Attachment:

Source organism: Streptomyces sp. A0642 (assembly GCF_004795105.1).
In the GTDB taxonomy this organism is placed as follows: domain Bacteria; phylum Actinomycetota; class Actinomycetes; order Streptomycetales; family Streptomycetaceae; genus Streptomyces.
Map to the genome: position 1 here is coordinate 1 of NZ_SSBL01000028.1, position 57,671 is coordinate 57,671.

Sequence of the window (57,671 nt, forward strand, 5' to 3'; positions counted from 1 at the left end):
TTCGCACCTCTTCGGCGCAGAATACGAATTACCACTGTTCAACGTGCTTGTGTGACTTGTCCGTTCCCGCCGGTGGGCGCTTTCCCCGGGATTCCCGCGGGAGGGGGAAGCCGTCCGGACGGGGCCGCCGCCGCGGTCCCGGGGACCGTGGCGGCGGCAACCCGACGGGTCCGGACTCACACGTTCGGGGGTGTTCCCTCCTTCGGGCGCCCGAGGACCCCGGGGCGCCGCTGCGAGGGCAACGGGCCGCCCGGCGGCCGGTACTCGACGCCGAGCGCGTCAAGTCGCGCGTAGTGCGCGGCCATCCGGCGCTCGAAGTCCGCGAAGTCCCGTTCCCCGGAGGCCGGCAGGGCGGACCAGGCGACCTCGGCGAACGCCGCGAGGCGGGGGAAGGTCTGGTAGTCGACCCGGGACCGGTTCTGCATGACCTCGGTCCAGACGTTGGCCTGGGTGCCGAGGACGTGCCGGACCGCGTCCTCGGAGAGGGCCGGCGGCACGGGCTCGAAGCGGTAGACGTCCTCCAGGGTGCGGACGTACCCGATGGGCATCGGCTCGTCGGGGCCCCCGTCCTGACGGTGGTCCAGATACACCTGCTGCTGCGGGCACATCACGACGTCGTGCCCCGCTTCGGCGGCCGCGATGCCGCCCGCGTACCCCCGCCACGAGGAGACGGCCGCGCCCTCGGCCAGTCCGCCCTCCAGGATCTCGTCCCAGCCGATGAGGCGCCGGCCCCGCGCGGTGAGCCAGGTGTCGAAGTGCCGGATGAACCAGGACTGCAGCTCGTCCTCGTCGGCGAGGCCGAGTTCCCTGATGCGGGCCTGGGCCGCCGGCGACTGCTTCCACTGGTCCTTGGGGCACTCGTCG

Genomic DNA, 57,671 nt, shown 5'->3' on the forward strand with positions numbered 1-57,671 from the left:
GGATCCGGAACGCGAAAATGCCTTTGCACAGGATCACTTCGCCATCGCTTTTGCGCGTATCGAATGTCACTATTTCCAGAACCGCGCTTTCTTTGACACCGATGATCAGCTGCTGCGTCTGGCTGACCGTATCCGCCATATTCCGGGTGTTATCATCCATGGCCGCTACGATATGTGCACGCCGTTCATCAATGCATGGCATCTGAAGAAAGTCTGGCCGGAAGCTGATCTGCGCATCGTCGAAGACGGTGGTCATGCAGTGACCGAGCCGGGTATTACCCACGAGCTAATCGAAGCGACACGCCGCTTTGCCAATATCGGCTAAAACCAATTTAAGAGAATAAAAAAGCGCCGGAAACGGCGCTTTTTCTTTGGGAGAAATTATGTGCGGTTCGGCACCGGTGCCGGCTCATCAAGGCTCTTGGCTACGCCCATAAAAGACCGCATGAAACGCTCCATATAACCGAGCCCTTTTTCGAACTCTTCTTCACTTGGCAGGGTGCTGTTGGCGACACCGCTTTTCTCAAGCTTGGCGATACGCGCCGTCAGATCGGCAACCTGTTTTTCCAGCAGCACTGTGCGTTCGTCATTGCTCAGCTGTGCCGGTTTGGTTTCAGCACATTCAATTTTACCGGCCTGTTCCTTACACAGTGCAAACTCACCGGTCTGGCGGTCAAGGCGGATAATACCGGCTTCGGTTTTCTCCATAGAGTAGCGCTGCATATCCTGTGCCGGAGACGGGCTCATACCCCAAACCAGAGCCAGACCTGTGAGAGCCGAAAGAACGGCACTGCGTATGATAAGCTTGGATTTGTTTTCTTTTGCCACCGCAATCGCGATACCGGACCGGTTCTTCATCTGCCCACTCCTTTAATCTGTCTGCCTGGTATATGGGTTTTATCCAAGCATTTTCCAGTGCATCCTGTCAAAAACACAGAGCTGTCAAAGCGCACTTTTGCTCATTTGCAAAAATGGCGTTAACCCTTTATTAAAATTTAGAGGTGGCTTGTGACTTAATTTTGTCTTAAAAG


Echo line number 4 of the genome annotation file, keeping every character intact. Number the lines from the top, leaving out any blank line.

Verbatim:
Sequence of the window (57,671 nt, forward strand, 5' to 3'; positions counted from 1 at the left end):